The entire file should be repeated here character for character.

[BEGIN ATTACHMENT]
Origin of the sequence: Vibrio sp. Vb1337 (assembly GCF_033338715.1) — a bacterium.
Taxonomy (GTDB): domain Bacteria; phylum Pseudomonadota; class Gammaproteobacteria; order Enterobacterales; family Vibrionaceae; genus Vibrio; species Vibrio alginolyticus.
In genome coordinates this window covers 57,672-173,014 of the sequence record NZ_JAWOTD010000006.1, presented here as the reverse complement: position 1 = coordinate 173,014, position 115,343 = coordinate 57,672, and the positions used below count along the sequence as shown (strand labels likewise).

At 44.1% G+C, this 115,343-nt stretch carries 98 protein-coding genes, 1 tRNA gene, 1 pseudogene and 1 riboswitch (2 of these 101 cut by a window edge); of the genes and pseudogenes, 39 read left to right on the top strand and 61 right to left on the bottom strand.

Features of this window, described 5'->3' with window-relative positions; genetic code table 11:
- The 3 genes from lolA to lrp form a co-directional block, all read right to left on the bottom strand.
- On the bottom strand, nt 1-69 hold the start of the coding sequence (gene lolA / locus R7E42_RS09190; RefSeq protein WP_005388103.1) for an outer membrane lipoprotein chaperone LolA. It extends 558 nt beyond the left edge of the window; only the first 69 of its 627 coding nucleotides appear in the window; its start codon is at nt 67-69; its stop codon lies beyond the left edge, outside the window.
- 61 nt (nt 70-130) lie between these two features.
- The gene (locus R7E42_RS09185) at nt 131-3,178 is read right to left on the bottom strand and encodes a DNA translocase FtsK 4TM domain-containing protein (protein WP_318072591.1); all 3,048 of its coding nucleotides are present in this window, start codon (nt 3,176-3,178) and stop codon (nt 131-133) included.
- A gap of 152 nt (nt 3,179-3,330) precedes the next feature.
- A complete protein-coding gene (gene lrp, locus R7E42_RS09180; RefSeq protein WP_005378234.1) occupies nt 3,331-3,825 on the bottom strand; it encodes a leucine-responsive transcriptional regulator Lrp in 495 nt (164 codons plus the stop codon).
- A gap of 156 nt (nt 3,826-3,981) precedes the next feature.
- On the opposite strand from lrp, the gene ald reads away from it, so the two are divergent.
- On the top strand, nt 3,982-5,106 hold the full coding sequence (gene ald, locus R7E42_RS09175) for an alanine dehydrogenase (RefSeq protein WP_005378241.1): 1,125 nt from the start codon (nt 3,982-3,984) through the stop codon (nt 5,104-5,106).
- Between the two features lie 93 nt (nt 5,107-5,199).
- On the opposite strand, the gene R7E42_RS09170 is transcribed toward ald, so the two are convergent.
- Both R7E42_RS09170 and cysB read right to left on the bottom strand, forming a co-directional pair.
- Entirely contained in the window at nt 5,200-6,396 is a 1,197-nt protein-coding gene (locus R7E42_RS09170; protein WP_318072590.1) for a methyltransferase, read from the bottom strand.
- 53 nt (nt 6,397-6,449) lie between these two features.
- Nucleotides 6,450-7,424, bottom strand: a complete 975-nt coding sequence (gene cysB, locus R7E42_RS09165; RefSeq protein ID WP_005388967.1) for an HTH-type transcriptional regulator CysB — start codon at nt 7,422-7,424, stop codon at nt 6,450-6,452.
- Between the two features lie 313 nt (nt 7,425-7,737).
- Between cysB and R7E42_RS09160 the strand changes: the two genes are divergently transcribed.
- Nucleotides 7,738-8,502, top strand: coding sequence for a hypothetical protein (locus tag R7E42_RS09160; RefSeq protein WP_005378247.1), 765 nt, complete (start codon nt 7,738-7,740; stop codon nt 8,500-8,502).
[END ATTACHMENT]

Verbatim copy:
Origin of the sequence: Vibrio sp. Vb1337 (assembly GCF_033338715.1) — a bacterium.
Taxonomy (GTDB): domain Bacteria; phylum Pseudomonadota; class Gammaproteobacteria; order Enterobacterales; family Vibrionaceae; genus Vibrio; species Vibrio alginolyticus.
In genome coordinates this window covers 57,672-173,014 of the sequence record NZ_JAWOTD010000006.1, presented here as the reverse complement: position 1 = coordinate 173,014, position 115,343 = coordinate 57,672, and the positions used below count along the sequence as shown (strand labels likewise).

At 44.1% G+C, this 115,343-nt stretch carries 98 protein-coding genes, 1 tRNA gene, 1 pseudogene and 1 riboswitch (2 of these 101 cut by a window edge); of the genes and pseudogenes, 39 read left to right on the top strand and 61 right to left on the bottom strand.

Features of this window, described 5'->3' with window-relative positions; genetic code table 11:
- The 3 genes from lolA to lrp form a co-directional block, all read right to left on the bottom strand.
- On the bottom strand, nt 1-69 hold the start of the coding sequence (gene lolA / locus R7E42_RS09190; RefSeq protein WP_005388103.1) for an outer membrane lipoprotein chaperone LolA. It extends 558 nt beyond the left edge of the window; only the first 69 of its 627 coding nucleotides appear in the window; its start codon is at nt 67-69; its stop codon lies beyond the left edge, outside the window.
- 61 nt (nt 70-130) lie between these two features.
- The gene (locus R7E42_RS09185) at nt 131-3,178 is read right to left on the bottom strand and encodes a DNA translocase FtsK 4TM domain-containing protein (protein WP_318072591.1); all 3,048 of its coding nucleotides are present in this window, start codon (nt 3,176-3,178) and stop codon (nt 131-133) included.
- A gap of 152 nt (nt 3,179-3,330) precedes the next feature.
- A complete protein-coding gene (gene lrp, locus R7E42_RS09180; RefSeq protein WP_005378234.1) occupies nt 3,331-3,825 on the bottom strand; it encodes a leucine-responsive transcriptional regulator Lrp in 495 nt (164 codons plus the stop codon).
- A gap of 156 nt (nt 3,826-3,981) precedes the next feature.
- On the opposite strand from lrp, the gene ald reads away from it, so the two are divergent.
- On the top strand, nt 3,982-5,106 hold the full coding sequence (gene ald, locus R7E42_RS09175) for an alanine dehydrogenase (RefSeq protein WP_005378241.1): 1,125 nt from the start codon (nt 3,982-3,984) through the stop codon (nt 5,104-5,106).
- Between the two features lie 93 nt (nt 5,107-5,199).
- On the opposite strand, the gene R7E42_RS09170 is transcribed toward ald, so the two are convergent.
- Both R7E42_RS09170 and cysB read right to left on the bottom strand, forming a co-directional pair.
- Entirely contained in the window at nt 5,200-6,396 is a 1,197-nt protein-coding gene (locus R7E42_RS09170; protein WP_318072590.1) for a methyltransferase, read from the bottom strand.
- 53 nt (nt 6,397-6,449) lie between these two features.
- Nucleotides 6,450-7,424, bottom strand: a complete 975-nt coding sequence (gene cysB, locus R7E42_RS09165; RefSeq protein ID WP_005388967.1) for an HTH-type transcriptional regulator CysB — start codon at nt 7,422-7,424, stop codon at nt 6,450-6,452.
- Between the two features lie 313 nt (nt 7,425-7,737).
- Between cysB and R7E42_RS09160 the strand changes: the two genes are divergently transcribed.
- Nucleotides 7,738-8,502, top strand: coding sequence for a hypothetical protein (locus tag R7E42_RS09160; RefSeq protein WP_005378247.1), 765 nt, complete (start codon nt 7,738-7,740; stop codon nt 8,500-8,502).